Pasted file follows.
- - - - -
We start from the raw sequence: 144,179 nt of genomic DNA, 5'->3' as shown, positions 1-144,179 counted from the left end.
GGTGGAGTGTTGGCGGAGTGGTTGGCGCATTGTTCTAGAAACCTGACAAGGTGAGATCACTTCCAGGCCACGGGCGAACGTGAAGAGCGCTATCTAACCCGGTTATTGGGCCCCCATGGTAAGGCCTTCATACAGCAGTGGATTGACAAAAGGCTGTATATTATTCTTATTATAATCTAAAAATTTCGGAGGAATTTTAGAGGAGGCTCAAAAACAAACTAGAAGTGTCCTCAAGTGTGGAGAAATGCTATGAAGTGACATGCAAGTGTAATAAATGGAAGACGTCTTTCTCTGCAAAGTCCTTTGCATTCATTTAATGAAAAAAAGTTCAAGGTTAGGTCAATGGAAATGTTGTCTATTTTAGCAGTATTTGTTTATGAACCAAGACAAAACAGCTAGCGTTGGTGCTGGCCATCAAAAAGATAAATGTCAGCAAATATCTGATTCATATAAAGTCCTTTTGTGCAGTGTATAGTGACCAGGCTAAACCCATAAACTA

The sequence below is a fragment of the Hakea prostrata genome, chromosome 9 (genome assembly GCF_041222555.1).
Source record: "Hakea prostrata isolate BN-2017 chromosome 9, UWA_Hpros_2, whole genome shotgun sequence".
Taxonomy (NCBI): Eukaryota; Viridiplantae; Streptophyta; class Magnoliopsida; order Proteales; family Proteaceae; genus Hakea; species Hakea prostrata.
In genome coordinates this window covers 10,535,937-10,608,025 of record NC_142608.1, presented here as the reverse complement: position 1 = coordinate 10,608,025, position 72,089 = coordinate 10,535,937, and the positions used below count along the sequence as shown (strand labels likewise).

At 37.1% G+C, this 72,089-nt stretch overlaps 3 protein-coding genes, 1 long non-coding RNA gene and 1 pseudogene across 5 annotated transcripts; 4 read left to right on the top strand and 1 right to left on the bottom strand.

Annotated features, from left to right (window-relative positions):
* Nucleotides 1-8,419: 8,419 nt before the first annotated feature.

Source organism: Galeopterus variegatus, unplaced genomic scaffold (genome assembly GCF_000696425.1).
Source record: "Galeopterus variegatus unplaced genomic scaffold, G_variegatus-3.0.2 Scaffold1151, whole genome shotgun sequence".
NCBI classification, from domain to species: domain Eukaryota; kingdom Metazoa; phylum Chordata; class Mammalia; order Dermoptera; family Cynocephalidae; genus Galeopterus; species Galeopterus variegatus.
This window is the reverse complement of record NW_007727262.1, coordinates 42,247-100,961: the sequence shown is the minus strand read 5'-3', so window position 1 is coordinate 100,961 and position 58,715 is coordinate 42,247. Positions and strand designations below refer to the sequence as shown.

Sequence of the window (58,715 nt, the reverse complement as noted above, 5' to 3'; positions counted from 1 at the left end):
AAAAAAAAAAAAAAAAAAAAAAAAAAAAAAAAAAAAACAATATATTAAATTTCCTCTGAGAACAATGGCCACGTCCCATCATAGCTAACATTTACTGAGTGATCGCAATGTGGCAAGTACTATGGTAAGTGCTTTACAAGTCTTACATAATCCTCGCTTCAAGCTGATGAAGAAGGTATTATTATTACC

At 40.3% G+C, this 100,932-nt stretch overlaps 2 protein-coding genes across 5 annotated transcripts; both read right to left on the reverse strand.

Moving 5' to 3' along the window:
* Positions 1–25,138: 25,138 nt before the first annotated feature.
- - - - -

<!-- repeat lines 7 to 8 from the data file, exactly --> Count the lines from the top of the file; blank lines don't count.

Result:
At 37.1% G+C, this 72,089-nt stretch overlaps 3 protein-coding genes, 1 long non-coding RNA gene and 1 pseudogene across 5 annotated transcripts; 4 read left to right on the top strand and 1 right to left on the bottom strand.

Annotated features, from left to right (window-relative positions):